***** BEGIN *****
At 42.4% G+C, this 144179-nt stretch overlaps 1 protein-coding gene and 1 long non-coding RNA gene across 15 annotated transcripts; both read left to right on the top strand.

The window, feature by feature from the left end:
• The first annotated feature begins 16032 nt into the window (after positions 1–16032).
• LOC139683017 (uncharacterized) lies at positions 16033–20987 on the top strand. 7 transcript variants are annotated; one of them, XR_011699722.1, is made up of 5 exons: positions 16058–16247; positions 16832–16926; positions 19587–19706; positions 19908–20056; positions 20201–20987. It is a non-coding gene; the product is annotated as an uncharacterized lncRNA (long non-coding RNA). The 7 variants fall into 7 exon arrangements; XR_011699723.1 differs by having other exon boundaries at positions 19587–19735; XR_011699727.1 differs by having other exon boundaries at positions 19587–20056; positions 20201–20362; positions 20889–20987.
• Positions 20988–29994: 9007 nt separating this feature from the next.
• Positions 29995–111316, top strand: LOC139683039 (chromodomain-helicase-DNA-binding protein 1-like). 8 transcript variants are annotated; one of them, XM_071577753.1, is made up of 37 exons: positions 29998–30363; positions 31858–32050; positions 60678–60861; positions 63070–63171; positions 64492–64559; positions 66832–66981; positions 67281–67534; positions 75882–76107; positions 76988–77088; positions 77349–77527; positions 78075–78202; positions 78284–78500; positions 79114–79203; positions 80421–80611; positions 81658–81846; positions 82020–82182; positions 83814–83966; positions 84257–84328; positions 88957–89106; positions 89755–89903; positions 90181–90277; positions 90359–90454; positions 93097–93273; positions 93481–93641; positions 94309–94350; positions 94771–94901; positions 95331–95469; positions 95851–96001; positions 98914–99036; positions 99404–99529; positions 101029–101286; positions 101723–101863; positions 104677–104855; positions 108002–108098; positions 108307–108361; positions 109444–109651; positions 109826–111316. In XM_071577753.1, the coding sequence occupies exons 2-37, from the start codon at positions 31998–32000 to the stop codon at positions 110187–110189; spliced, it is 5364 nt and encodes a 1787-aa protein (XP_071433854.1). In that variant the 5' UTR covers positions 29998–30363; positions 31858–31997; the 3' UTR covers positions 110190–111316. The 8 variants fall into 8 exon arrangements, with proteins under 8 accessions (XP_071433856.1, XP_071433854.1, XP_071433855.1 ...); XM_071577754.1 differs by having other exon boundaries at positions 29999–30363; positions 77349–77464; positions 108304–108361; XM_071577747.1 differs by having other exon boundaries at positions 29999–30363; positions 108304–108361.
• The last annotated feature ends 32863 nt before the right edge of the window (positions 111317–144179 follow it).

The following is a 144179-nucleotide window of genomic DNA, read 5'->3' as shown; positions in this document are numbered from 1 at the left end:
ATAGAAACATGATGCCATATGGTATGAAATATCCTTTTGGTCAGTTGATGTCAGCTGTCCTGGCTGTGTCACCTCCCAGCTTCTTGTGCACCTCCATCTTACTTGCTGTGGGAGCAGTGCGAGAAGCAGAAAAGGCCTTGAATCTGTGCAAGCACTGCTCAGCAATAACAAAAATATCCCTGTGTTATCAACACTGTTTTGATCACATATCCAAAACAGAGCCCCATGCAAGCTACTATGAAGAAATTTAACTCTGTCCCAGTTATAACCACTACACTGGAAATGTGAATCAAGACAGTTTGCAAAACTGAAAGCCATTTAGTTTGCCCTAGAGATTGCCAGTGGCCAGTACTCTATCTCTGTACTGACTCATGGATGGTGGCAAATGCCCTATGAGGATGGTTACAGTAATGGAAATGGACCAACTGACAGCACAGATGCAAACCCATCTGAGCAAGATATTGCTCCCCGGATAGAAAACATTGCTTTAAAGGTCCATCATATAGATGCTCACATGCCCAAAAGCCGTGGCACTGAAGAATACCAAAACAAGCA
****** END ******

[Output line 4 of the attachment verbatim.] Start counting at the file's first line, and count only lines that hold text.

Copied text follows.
• LOC139683017 (uncharacterized) lies at positions 16033–20987 on the top strand. 7 transcript variants are annotated; one of them, XR_011699722.1, is made up of 5 exons: positions 16058–16247; positions 16832–16926; positions 19587–19706; positions 19908–20056; positions 20201–20987. It is a non-coding gene; the product is annotated as an uncharacterized lncRNA (long non-coding RNA). The 7 variants fall into 7 exon arrangements; XR_011699723.1 differs by having other exon boundaries at positions 19587–19735; XR_011699727.1 differs by having other exon boundaries at positions 19587–20056; positions 20201–20362; positions 20889–20987.